One of the stories which made headlines after the recent Paris climate talks was that the text included a commitment to “pursue efforts to” limit global temperature rise to 1.5 °C. This amendment to the agreed text was apparently led by a group of small island states, understandably fearing the consequences of a 2°C world for sea level rise and extreme weather events.
Nearly all reports from Paris were of an optimistic atmosphere, of agreement and hope for the future. There were many reasons for this, including the fact that climate science is becoming more irrefutable and the impacts of climate change are already being felt. One of the major differences between these set of talks (COP21) and previous international climate agreements which famously ended in strained efforts from world leaders, is that in Paris, the organisers were not aiming to produce a legally binding set of agreements, that would require unanimous support, and subsequent ratification. Recalling the arguments raging in the mid-2000s around the ratification of the Kyoto Protocol by Russia, the USA and Canada, this seems like a wise move.
Instead, before the Paris talks, all UN states were invited to submit ‘Intended Nationally Determined Contributions‘ (INDCs), setting out their own nationally specific objectives regarding carbon emissions over the coming decades. In many ways, this meant that the hard work had already been done prior to the December 2015 talks. Of course, leaving these commitments to each nation (and in the case of Europe, the EU), meant that there were a wide variety of different metrics and measures used in these documents. China, for example, aimed to peak carbon dioxide emissions by 2030 making a commitment for emissions reductions of 60-65% per unit of GDP, whilst other countries made commitments based on gross emissions, such as the 40% reduction set out by the EU by 2030, and the 26-28% reduction targeted by the US, by 2025. Even where gross commitments were made, it is very difficult to compare countries due to differences in baseline and target years used.
Nonetheless, whilst the Paris talks were in mid-flow, the UNFCCC managed (somehow) to combine these commitments, and make an assessment of what kind of climate-future the world’s nations were committing to. Making this announcement, Christiana Figueres (Head of UNFCCC), declared that the combined INDCS amounted to around 2.7°C warming. A far cry from 1.5°C. And of course, this calculation assumes that all the countries do go on to implement their commitments and achieve the levels of emissions reductions set out. Thinking about the 40% reduction in the EU, this will be far from easy.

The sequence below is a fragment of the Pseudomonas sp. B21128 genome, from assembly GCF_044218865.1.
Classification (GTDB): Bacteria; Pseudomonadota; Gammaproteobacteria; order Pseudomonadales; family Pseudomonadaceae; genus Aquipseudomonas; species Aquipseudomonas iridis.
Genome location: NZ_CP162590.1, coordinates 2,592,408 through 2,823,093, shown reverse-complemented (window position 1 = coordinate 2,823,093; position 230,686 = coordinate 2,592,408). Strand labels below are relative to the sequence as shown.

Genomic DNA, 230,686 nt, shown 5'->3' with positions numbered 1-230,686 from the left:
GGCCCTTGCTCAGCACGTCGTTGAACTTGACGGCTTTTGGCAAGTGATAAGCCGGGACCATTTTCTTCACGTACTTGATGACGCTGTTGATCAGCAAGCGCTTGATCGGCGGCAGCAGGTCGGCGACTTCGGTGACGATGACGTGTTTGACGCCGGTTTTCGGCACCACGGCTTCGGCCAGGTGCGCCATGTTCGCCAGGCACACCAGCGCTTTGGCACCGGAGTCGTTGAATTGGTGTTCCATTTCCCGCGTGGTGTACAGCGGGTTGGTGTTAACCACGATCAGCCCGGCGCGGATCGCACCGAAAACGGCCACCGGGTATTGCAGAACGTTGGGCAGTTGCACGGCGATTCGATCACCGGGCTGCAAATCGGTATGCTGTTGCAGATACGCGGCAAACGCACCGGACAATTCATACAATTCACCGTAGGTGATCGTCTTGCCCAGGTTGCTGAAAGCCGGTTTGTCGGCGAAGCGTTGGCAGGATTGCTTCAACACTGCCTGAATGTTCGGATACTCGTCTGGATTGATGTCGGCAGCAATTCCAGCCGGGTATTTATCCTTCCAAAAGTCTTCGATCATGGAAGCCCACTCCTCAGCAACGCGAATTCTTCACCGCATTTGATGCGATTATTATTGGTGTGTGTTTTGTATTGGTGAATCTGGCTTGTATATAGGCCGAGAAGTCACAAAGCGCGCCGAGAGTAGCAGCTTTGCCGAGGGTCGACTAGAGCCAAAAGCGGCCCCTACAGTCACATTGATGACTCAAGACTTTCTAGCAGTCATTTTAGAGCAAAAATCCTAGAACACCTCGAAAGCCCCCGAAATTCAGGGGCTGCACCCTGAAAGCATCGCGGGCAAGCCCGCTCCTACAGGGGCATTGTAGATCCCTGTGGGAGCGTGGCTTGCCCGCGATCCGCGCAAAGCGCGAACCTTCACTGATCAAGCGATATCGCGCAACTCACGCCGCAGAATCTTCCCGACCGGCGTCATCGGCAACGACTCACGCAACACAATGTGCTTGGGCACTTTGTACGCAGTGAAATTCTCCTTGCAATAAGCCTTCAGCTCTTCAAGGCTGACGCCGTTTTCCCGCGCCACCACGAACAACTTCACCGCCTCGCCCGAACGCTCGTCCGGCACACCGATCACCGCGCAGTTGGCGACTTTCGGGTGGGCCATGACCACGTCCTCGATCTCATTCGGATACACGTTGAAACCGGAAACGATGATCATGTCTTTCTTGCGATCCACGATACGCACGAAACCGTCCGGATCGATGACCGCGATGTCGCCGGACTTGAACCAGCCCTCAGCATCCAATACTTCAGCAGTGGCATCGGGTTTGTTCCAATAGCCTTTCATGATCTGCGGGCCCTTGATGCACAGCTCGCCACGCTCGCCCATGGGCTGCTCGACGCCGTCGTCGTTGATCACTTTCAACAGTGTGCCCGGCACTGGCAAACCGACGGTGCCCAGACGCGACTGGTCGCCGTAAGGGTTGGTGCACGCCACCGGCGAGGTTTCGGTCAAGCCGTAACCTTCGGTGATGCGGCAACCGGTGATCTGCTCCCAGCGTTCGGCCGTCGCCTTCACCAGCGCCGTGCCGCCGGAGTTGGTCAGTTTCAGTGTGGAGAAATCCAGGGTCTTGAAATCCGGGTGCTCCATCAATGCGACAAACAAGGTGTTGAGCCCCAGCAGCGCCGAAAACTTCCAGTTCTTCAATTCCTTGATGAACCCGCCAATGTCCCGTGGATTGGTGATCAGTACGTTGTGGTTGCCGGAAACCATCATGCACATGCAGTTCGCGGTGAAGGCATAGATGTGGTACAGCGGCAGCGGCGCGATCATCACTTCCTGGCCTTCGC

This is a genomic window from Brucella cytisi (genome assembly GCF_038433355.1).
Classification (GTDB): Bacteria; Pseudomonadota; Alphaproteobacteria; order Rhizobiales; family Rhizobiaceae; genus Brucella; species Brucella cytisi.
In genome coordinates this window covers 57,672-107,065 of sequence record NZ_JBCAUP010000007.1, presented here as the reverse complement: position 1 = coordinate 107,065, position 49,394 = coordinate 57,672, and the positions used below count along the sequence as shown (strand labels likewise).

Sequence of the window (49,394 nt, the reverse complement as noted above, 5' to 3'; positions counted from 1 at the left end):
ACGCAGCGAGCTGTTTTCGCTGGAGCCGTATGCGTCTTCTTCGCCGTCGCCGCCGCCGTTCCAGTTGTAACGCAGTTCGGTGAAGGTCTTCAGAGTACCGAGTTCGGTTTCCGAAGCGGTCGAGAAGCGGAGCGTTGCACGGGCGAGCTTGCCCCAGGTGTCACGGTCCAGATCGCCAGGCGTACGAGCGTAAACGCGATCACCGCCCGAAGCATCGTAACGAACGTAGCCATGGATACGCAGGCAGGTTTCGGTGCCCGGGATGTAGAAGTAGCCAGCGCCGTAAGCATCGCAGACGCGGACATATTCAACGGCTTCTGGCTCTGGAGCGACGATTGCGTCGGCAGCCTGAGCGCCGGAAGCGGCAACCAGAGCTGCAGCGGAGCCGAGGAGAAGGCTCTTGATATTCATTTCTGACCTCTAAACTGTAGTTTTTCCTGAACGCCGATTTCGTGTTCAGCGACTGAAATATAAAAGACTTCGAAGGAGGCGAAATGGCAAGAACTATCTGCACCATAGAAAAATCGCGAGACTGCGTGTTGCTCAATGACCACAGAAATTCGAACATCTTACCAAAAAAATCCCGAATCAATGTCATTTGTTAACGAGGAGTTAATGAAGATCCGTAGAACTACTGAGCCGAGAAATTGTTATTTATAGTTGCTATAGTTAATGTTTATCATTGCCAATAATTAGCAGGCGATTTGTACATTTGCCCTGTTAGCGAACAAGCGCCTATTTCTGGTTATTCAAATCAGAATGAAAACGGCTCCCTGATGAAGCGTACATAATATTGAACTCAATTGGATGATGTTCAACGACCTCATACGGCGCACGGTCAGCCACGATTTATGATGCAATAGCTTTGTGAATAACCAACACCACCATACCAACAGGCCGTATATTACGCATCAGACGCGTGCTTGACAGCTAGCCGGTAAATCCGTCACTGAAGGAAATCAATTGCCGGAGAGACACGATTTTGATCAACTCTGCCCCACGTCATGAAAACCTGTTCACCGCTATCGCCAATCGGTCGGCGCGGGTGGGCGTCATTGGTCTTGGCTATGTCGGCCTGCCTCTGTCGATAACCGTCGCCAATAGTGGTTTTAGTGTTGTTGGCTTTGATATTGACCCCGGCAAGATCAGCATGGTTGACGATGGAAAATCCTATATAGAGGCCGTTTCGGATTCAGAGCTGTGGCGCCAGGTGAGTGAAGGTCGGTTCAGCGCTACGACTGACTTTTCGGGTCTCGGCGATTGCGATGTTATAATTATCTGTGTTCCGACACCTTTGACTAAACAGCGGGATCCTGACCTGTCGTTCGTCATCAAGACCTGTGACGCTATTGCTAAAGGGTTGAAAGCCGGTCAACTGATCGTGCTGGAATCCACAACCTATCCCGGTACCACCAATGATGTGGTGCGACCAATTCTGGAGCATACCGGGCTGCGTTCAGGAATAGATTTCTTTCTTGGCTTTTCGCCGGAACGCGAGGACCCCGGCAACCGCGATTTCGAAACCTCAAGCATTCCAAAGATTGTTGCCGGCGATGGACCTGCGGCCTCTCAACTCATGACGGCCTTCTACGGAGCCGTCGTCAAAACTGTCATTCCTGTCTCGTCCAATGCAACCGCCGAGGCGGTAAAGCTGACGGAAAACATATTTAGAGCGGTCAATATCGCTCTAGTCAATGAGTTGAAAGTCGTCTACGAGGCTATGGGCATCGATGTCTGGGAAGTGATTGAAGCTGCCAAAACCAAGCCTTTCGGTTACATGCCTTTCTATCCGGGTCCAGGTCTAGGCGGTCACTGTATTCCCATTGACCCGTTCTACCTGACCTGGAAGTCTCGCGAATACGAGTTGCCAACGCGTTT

It seems to me that there is a determined optimism in much of the conversation about climate change. A faith that we will somehow manage to take all the measures required to keep warming down below dangerous levels. I was lucky enough to hear Christiana Figueres speak in Oxford before the Paris talks, and I was struck by her positive, optimistic outlook. Even when making her announcement about the 2.7°C commitments, she put a positive spin on this news, saying it was a real improvement on the 4-5°C predictions being made by many. Of course, you would want nothing short of this kind of optimism from someone in her uniquely difficult position, having to corral world leaders into agreement.
My concern however, is that followers of the agreement were left with an optimism that might border on complacency. Following developments via mainstream media for example, one might be forgiven for thinking that great progress had been made by our governments, and that climate change was going to be managed nicely by our elected superiors on our behalf. And yet it is not only those following climate change at arms length that seem to be in danger of this. At a recent meeting in the ECI, I was surprised to hear some of the Professors talking about a dearth of literature expanding on 1.5°C scenarios, and that the celebrations to mark the institute’s 25th birthday would be centred on a conference on the topic.
My personal view is that 1.5°C is entirely unrealistic. At best, the inclusion of this goal in the UN talks highlights the dangers of warmer scenarios, potentially instigating further action. But at worst, it detracts from the reality, that it is high likely we’ll see our climate warm by more than 2.5°C unless we take drastic, urgent action to curb emissions.